Google’s search results have become cluttered. If you open the world’s most used search engine and look up “sofa for small flat,” you’ll be met with a handful of ads showing elaborate corner suites, followed by some common questions (“what is a very small sofa called?”). A few scrolls down the page, you’ll reach the actual search results. There will be some variation based on where you are in the world, your search history, and other factors, but you’re largely getting the same kind of results as everyone else.
Now privacy-focused web browser and search engine Brave is trying to open up the opaque, SEO-driven world of algorithmically curated search results. Starting today, Brave is moving its search engine out of beta and trialing a new tool that allows you to customize your search results. Dubbed Goggles, these tools allow you to rerank the web pages that appear at the top of your search results by applying a series of filters to them.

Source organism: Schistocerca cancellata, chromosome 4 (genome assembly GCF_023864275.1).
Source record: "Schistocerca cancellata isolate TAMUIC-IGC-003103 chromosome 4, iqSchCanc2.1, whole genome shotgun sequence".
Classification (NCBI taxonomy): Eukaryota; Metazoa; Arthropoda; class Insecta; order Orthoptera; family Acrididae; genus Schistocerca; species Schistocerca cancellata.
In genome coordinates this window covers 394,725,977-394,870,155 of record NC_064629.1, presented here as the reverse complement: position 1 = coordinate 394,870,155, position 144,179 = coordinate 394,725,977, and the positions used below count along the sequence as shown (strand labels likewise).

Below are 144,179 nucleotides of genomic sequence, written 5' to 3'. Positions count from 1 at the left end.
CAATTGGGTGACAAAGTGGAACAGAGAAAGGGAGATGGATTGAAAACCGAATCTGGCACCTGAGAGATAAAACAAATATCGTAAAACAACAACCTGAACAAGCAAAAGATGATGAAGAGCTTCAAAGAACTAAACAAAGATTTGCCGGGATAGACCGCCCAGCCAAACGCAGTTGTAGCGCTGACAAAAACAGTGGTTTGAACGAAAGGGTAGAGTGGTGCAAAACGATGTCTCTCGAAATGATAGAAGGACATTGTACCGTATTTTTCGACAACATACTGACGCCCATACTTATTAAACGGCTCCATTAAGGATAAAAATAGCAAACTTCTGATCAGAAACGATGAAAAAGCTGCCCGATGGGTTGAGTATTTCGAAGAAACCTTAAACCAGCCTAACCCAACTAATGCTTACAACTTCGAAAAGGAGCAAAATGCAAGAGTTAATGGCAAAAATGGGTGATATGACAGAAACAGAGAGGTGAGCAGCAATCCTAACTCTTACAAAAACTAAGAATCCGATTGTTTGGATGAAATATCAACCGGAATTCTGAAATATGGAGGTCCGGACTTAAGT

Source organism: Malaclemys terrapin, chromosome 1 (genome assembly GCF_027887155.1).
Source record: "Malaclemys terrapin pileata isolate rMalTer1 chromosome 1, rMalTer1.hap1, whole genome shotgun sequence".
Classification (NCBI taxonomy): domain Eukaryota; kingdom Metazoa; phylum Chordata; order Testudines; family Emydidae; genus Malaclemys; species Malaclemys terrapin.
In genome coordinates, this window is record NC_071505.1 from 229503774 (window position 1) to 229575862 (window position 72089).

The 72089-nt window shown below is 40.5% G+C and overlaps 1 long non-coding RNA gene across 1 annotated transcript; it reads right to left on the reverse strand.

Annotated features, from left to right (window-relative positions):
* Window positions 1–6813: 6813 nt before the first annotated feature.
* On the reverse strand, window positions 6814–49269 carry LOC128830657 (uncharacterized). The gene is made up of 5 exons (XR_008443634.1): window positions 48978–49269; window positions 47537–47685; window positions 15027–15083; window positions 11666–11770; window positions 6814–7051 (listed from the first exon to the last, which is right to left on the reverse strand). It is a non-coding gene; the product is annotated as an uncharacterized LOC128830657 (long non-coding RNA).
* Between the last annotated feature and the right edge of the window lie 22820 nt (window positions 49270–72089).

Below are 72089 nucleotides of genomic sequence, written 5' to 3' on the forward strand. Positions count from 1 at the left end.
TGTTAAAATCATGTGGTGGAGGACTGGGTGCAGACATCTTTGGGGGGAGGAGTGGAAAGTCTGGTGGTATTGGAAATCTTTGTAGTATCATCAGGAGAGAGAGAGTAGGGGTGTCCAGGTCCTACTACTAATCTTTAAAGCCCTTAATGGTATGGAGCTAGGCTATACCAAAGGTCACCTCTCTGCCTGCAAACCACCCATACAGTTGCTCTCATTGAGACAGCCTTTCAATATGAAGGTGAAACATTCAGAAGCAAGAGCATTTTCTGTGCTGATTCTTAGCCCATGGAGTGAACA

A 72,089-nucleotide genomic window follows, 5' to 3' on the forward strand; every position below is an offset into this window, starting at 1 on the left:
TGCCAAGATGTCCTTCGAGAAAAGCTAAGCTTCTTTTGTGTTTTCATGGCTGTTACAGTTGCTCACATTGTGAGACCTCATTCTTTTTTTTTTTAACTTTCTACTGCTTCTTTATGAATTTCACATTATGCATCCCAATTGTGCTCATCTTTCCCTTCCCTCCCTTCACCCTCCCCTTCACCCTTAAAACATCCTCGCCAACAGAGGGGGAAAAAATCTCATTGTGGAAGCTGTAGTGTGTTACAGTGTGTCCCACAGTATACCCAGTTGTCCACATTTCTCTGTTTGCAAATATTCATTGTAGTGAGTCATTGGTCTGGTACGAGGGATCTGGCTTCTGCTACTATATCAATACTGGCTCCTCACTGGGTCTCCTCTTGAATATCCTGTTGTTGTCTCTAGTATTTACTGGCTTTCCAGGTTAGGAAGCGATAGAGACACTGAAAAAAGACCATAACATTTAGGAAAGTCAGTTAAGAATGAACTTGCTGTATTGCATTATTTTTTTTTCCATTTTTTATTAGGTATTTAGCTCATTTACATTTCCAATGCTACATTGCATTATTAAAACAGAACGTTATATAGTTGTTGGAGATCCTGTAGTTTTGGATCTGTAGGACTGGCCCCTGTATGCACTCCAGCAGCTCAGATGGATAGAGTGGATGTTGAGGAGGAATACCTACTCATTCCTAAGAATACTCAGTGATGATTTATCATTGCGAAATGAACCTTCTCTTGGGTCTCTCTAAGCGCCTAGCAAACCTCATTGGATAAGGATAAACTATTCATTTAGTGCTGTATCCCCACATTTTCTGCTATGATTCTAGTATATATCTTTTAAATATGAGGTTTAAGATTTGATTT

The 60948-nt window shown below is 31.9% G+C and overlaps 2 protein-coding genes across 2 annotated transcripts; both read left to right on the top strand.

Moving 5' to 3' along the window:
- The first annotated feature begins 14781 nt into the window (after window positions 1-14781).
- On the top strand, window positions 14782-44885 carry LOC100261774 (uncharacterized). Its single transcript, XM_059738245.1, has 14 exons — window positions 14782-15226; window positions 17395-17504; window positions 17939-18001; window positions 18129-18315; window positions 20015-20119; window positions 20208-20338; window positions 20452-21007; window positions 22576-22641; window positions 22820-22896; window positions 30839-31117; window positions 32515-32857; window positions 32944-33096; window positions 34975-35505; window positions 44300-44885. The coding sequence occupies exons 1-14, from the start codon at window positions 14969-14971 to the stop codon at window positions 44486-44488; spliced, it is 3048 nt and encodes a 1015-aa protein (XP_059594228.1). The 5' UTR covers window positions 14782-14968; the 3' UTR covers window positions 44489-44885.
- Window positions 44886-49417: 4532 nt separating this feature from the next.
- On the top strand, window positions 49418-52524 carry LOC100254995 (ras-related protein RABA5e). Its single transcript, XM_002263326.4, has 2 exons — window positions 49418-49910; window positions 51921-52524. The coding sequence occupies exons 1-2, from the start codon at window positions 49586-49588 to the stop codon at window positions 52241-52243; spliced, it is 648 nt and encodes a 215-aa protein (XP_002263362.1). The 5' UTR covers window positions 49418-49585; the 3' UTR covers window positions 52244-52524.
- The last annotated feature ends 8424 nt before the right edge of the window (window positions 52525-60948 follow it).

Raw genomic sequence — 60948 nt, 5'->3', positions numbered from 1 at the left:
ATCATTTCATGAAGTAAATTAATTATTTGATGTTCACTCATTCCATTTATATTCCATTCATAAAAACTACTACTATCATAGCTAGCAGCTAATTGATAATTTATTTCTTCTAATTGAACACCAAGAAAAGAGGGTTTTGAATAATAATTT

For instance, a Goggle (not to be confused with Google) can strip Pinterest pages from your search results; it can show only results from tech blogs or boost articles from either left- or right-leaning political news sources. Essentially, it puts you in charge of the search results you see. The move is the first for a search engine. “Goggles represents a fundamental push toward algorithmic transparency and openness in search,” says Josep M. Pujol, Brave’s chief of search. However, it also raises questions about the impact filter bubbles...
Read Full Story: https://www.wired.co.uk/article/brave-search-goggles-algorithm-vs-google
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